United States-based scientists said that they have found evidence of an object they nicknamed "Planet Nine" orbiting the edge of the solar system, but some experts have their doubts.
The US team used mathematical modelling and computer simulations to "find" the object they claimed was a planet. Their research said that it was about 10 times the mass of Earth and had an odd, highly elongated orbit about 20 times further from the Sun than Neptune.
They have not yet observed the object directly but said that its existence helped explain the strange orbit of a number of distant objects in an area known as the Kuiper Belt.
They have to produce something more definitive as at the moment you would struggle to find it.
"It's a pretty substantial chunk of our solar system that's still out there to be found, which is pretty exciting," Mike Brown, a professor of planetary astronomy at the California Institute of Technology, said in a statement.
But other researchers said that they were unimpressed by the evidence, which was published in the current issue of Astronomical Journal.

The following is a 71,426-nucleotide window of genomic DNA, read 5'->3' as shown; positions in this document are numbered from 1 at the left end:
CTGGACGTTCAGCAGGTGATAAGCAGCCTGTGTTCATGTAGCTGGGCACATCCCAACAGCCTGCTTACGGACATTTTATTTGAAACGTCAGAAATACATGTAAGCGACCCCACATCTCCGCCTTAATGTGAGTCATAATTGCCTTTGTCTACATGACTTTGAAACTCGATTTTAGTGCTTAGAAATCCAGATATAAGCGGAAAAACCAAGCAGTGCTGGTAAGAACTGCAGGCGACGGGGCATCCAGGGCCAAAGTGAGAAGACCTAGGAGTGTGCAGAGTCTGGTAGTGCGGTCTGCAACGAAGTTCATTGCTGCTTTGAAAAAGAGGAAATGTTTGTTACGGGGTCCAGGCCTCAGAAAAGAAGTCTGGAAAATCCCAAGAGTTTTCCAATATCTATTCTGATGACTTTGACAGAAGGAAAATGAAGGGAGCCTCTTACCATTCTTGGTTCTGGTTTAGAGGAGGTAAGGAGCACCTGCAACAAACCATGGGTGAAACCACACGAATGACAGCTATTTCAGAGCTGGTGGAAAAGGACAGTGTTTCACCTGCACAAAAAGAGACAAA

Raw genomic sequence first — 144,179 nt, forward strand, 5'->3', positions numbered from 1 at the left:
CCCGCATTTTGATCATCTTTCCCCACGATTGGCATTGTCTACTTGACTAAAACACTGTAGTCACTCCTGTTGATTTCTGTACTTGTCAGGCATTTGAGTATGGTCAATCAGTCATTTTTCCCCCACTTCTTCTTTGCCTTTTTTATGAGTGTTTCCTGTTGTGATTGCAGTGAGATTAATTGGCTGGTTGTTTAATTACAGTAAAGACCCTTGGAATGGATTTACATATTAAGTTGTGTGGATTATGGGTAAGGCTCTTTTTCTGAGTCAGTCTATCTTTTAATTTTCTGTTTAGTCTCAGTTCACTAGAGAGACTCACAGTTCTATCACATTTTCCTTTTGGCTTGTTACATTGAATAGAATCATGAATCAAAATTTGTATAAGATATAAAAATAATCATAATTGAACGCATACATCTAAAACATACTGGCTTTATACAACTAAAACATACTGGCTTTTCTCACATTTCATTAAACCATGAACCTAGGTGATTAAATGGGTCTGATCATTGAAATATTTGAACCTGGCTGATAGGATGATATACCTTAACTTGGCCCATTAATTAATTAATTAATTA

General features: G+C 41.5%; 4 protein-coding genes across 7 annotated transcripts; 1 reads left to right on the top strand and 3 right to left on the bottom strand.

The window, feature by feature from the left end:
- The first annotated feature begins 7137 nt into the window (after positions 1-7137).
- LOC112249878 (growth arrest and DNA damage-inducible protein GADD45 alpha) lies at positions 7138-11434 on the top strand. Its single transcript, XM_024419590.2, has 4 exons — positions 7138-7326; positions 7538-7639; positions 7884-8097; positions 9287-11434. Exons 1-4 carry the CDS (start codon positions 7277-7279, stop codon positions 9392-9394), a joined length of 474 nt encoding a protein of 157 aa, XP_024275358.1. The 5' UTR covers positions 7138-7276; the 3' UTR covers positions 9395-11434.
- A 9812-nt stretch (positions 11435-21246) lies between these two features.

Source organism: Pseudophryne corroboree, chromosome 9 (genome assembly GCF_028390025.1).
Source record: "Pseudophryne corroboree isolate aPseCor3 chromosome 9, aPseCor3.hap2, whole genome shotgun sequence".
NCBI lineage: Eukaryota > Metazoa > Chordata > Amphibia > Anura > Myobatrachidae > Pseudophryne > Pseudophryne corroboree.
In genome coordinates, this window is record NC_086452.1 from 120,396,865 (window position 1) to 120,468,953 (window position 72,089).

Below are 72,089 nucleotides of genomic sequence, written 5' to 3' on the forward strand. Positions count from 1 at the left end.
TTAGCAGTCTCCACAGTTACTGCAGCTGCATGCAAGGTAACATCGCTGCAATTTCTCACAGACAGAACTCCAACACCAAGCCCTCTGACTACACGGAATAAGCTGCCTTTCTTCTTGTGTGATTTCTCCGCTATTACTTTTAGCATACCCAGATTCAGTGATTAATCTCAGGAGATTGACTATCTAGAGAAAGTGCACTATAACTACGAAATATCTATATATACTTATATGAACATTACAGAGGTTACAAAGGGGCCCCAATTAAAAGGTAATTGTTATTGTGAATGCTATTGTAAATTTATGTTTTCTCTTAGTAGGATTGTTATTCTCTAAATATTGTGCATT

"I am sceptical," Francisco Diego, senior research fellow at the department of physics and astronomy in University College London, told Al Jazeera.
"Such a large object would have been detected ages ago, since at the same distances, much smaller objects have been found, the very ones allegedly affected by this mysterious one."
Robert Massey, deputy executive director of the Royal Astronomical Society, told Al Jazeera that "this kind of thing has been said before and then refuted".
He added: "I think until you see an image of something, you have to maintain a degree of scepticism."
'Difficult to detect'
The Caltech team said that unlike Pluto, which was downgraded from a planet to a dwarf planet in 2006 due to an inability to clear its orbit of other objects, "Planet Nine" is a real planet.
"At 5,000 times the mass of Pluto," the statements said, "[it] is sufficiently large that there should be no debate about whether it is a true planet."
But not all researchers agree.
"It would not be a planet as such," Diego said. "Having a bizarre, very elliptical orbit and not having cleared its orbit from debris, as the International Astronomical Union requires from a proper planet."
Brown and other colleagues have now started searching for Planet Nine, but only a rough orbit is known, not a precise location, making that difficult, especially as it takes between 10,000 and 20,000 years to make a full orbit around the sun.
"They have to produce something more definitive, as at the moment you would struggle to find it," Massey said.
Even if does exist, Diego said the planet may well be difficult to see.
"It may be of a different nature from its neighbours, less bright due to a dusty and dark rather than icy and shiny surface, which would make it more difficult to detect."
Source: Al Jazeera